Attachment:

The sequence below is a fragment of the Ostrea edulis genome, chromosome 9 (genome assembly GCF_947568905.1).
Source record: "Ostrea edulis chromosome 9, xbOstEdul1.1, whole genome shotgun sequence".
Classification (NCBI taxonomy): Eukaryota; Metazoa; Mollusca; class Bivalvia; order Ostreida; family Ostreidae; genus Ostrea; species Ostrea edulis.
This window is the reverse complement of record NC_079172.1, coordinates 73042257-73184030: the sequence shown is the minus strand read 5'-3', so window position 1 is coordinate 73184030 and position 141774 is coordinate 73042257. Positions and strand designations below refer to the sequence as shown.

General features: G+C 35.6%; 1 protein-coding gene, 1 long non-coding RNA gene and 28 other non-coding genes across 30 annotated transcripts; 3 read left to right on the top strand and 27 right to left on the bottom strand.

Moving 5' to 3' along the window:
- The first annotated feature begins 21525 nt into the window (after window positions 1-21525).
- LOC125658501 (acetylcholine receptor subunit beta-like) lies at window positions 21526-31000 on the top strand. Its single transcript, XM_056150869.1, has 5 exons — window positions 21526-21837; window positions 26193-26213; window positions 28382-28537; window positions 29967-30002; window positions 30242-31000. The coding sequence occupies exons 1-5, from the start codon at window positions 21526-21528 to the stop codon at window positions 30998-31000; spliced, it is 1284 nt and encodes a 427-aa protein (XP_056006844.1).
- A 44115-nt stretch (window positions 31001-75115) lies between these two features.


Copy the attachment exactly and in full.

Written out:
The sequence below is a fragment of the Ostrea edulis genome, chromosome 9 (genome assembly GCF_947568905.1).
Source record: "Ostrea edulis chromosome 9, xbOstEdul1.1, whole genome shotgun sequence".
Classification (NCBI taxonomy): Eukaryota; Metazoa; Mollusca; class Bivalvia; order Ostreida; family Ostreidae; genus Ostrea; species Ostrea edulis.
This window is the reverse complement of record NC_079172.1, coordinates 73042257-73184030: the sequence shown is the minus strand read 5'-3', so window position 1 is coordinate 73184030 and position 141774 is coordinate 73042257. Positions and strand designations below refer to the sequence as shown.

General features: G+C 35.6%; 1 protein-coding gene, 1 long non-coding RNA gene and 28 other non-coding genes across 30 annotated transcripts; 3 read left to right on the top strand and 27 right to left on the bottom strand.

Moving 5' to 3' along the window:
- The first annotated feature begins 21525 nt into the window (after window positions 1-21525).
- LOC125658501 (acetylcholine receptor subunit beta-like) lies at window positions 21526-31000 on the top strand. Its single transcript, XM_056150869.1, has 5 exons — window positions 21526-21837; window positions 26193-26213; window positions 28382-28537; window positions 29967-30002; window positions 30242-31000. The coding sequence occupies exons 1-5, from the start codon at window positions 21526-21528 to the stop codon at window positions 30998-31000; spliced, it is 1284 nt and encodes a 427-aa protein (XP_056006844.1).
- A 44115-nt stretch (window positions 31001-75115) lies between these two features.